Simultaneous feature learning and hash coding with deep neural networks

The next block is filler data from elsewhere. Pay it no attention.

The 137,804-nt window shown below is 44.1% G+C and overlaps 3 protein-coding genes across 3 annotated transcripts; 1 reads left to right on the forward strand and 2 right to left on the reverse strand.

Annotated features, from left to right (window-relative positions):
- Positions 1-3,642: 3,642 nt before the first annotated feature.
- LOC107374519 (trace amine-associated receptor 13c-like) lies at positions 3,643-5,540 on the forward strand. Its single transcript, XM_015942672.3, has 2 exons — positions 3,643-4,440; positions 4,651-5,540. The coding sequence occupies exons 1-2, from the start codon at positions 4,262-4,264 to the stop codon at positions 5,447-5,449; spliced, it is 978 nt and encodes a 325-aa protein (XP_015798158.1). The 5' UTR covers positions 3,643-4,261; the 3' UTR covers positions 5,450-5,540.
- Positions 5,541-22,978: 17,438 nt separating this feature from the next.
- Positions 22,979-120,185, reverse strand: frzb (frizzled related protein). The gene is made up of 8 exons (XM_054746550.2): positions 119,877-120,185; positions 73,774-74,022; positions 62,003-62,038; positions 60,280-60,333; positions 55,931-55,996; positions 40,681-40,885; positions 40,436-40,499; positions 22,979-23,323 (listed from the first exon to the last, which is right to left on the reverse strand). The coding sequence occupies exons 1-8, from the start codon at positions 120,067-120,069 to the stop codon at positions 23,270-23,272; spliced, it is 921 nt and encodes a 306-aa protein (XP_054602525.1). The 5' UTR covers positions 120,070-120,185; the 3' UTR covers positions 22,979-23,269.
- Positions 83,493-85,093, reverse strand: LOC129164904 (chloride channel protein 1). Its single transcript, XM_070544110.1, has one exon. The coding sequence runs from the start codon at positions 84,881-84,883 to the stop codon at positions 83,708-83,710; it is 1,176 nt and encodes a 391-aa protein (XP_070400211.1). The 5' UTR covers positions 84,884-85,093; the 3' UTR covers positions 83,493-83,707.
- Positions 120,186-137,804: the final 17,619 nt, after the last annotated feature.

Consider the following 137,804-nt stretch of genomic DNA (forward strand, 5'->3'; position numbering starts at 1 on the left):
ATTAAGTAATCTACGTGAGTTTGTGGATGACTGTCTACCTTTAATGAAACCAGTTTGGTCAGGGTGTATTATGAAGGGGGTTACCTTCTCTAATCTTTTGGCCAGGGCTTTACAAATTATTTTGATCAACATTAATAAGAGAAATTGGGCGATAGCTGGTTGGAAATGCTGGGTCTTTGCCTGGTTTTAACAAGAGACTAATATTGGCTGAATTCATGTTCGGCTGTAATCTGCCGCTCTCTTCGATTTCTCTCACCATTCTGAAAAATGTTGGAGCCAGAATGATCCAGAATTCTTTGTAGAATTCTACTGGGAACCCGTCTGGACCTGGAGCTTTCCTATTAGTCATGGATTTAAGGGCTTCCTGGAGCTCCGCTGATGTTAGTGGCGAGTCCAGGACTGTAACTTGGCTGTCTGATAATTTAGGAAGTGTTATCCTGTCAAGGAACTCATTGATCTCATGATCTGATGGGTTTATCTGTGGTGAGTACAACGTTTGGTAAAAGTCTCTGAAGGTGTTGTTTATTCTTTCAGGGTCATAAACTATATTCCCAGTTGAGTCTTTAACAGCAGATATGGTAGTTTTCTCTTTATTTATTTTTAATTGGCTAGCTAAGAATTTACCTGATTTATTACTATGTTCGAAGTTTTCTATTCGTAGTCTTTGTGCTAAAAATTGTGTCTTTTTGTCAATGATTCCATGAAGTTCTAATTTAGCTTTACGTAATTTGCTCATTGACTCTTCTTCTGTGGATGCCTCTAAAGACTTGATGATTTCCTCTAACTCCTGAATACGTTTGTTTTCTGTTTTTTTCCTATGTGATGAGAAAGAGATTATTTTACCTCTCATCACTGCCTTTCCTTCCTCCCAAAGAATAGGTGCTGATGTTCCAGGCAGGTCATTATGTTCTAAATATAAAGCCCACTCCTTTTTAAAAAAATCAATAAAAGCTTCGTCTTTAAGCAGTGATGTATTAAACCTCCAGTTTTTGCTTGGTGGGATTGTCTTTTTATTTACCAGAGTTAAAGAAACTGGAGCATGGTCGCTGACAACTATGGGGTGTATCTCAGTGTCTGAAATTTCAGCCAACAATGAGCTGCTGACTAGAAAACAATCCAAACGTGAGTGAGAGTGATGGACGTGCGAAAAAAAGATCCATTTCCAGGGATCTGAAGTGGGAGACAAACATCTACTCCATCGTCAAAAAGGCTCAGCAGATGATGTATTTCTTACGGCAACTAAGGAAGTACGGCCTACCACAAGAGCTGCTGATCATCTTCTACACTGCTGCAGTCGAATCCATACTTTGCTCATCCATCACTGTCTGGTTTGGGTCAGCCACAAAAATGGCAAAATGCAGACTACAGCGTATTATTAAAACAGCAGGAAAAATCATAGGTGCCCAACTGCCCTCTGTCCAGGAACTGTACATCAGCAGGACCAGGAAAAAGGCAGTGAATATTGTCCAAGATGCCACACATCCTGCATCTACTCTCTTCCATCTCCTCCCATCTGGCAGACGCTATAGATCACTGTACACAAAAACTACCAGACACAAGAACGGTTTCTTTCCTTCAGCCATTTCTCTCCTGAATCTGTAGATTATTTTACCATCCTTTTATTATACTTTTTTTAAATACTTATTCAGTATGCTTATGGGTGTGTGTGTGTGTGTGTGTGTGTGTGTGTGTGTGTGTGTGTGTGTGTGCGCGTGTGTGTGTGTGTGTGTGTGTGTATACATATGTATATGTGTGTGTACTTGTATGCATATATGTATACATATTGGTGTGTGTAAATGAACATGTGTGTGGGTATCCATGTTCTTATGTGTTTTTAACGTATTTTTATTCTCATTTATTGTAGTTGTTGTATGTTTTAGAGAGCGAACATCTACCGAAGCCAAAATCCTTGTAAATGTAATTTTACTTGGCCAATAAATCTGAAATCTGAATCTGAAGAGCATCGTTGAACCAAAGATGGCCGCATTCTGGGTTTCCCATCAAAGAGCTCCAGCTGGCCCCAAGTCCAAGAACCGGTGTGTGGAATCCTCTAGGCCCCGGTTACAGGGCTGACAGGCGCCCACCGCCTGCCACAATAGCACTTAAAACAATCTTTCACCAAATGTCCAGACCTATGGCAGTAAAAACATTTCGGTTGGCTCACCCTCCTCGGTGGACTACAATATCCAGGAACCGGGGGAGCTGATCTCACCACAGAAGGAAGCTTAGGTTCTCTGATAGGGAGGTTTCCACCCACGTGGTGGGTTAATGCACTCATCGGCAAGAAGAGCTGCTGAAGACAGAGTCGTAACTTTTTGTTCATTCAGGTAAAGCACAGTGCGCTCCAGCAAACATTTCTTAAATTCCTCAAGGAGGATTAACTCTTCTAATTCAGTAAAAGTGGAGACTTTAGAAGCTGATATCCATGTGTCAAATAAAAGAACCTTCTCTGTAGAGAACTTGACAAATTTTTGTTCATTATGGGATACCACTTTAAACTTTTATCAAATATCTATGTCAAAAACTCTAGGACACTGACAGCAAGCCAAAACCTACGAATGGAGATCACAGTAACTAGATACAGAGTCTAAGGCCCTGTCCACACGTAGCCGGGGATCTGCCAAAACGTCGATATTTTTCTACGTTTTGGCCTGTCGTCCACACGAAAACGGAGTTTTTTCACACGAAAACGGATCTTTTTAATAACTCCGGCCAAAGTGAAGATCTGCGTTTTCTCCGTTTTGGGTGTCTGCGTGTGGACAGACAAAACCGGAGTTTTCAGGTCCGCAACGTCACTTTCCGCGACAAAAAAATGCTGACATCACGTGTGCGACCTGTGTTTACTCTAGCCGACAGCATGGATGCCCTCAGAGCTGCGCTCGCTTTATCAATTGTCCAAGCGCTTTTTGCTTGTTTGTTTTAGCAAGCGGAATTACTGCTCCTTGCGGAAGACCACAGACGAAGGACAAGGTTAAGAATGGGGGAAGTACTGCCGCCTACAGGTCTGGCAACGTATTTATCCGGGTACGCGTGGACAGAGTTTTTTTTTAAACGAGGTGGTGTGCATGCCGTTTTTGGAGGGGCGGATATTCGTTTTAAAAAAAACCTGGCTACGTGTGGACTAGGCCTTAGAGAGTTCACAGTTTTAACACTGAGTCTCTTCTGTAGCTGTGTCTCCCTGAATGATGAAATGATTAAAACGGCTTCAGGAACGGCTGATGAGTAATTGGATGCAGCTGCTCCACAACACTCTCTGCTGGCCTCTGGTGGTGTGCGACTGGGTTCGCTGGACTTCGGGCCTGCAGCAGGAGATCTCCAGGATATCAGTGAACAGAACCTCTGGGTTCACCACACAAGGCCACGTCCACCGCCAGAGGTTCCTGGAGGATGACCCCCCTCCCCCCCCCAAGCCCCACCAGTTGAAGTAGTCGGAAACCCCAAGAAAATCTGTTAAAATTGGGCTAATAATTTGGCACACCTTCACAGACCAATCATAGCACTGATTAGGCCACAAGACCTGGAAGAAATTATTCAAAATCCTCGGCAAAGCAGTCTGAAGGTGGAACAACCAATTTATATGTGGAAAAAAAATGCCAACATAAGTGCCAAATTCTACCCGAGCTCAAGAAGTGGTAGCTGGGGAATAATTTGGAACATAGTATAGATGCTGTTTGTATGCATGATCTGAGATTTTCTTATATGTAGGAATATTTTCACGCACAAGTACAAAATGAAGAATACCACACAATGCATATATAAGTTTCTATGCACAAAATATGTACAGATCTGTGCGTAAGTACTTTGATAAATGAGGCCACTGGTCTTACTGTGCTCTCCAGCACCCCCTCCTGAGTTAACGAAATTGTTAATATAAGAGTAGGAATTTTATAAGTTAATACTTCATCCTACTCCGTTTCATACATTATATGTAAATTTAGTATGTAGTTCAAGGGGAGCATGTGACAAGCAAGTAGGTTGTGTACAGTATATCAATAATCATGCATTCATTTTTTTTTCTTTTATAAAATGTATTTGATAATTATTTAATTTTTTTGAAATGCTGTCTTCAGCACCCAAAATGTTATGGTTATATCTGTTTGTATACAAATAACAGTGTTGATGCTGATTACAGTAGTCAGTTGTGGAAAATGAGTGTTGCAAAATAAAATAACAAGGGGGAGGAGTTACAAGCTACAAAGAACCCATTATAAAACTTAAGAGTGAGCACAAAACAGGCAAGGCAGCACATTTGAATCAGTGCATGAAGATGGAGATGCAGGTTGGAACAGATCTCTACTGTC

Similarity-preserving hashing is a widely-used method for nearest neighbour search in large-scale image retrieval tasks. For most existing hashing methods, an image is first encoded as a vector of hand-engineering visual features, followed by another separate projection or quantization step that generates binary codes. However, such visual feature vectors may not be optimally compatible with the coding process, thus producing sub-optimal hashing codes. In this paper, we propose a deep architecture for supervised hashing, in which images are mapped into binary codes via carefully designed deep neural networks. The pipeline of the proposed deep architecture consists of three building blocks: 1) a sub-network with a stack of convolution layers to produce the effective intermediate image features; 2) a divide-and-encode module to divide the intermediate image features into multiple branches, each encoded into one hash bit; and 3) a triplet ranking loss designed to characterize that one image is more similar to the second image than to the third one. Extensive evaluations on several benchmark image datasets show that the proposed simultaneous feature learning and hash coding pipeline brings substantial improvements over other state-of-the-art supervised or unsupervised hashing methods.